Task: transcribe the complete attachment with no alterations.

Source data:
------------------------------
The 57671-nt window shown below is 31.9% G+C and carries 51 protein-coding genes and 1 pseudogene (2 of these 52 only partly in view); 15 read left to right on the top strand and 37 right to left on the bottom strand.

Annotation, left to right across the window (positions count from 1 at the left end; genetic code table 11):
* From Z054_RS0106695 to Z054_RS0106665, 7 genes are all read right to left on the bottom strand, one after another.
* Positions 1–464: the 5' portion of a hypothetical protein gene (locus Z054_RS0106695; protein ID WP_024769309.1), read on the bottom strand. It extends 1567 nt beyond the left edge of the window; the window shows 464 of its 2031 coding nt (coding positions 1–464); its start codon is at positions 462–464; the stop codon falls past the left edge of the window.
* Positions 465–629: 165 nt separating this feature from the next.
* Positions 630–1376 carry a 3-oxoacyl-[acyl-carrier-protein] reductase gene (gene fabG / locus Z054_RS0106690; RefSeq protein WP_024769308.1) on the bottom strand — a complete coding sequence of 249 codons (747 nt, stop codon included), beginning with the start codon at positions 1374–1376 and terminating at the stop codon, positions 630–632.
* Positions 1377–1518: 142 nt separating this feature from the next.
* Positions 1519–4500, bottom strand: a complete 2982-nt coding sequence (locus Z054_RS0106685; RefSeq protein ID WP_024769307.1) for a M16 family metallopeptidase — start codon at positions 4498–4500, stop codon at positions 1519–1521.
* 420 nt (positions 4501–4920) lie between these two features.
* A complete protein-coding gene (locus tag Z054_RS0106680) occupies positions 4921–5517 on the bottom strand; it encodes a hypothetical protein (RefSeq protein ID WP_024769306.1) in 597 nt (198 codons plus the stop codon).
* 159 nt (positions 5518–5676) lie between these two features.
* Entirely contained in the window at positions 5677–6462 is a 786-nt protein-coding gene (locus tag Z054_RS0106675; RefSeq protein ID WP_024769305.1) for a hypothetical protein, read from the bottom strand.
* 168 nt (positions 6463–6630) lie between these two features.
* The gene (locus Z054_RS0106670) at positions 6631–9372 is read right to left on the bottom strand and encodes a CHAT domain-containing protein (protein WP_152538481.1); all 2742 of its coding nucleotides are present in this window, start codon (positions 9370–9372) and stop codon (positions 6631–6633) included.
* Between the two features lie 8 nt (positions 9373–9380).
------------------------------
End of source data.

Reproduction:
The 57671-nt window shown below is 31.9% G+C and carries 51 protein-coding genes and 1 pseudogene (2 of these 52 only partly in view); 15 read left to right on the top strand and 37 right to left on the bottom strand.

Annotation, left to right across the window (positions count from 1 at the left end; genetic code table 11):
* From Z054_RS0106695 to Z054_RS0106665, 7 genes are all read right to left on the bottom strand, one after another.
* Positions 1–464: the 5' portion of a hypothetical protein gene (locus Z054_RS0106695; protein ID WP_024769309.1), read on the bottom strand. It extends 1567 nt beyond the left edge of the window; the window shows 464 of its 2031 coding nt (coding positions 1–464); its start codon is at positions 462–464; the stop codon falls past the left edge of the window.
* Positions 465–629: 165 nt separating this feature from the next.
* Positions 630–1376 carry a 3-oxoacyl-[acyl-carrier-protein] reductase gene (gene fabG / locus Z054_RS0106690; RefSeq protein WP_024769308.1) on the bottom strand — a complete coding sequence of 249 codons (747 nt, stop codon included), beginning with the start codon at positions 1374–1376 and terminating at the stop codon, positions 630–632.
* Positions 1377–1518: 142 nt separating this feature from the next.
* Positions 1519–4500, bottom strand: a complete 2982-nt coding sequence (locus Z054_RS0106685; RefSeq protein ID WP_024769307.1) for a M16 family metallopeptidase — start codon at positions 4498–4500, stop codon at positions 1519–1521.
* 420 nt (positions 4501–4920) lie between these two features.
* A complete protein-coding gene (locus tag Z054_RS0106680) occupies positions 4921–5517 on the bottom strand; it encodes a hypothetical protein (RefSeq protein ID WP_024769306.1) in 597 nt (198 codons plus the stop codon).
* 159 nt (positions 5518–5676) lie between these two features.
* Entirely contained in the window at positions 5677–6462 is a 786-nt protein-coding gene (locus tag Z054_RS0106675; RefSeq protein ID WP_024769305.1) for a hypothetical protein, read from the bottom strand.
* 168 nt (positions 6463–6630) lie between these two features.
* The gene (locus Z054_RS0106670) at positions 6631–9372 is read right to left on the bottom strand and encodes a CHAT domain-containing protein (protein WP_152538481.1); all 2742 of its coding nucleotides are present in this window, start codon (positions 9370–9372) and stop codon (positions 6631–6633) included.
* Between the two features lie 8 nt (positions 9373–9380).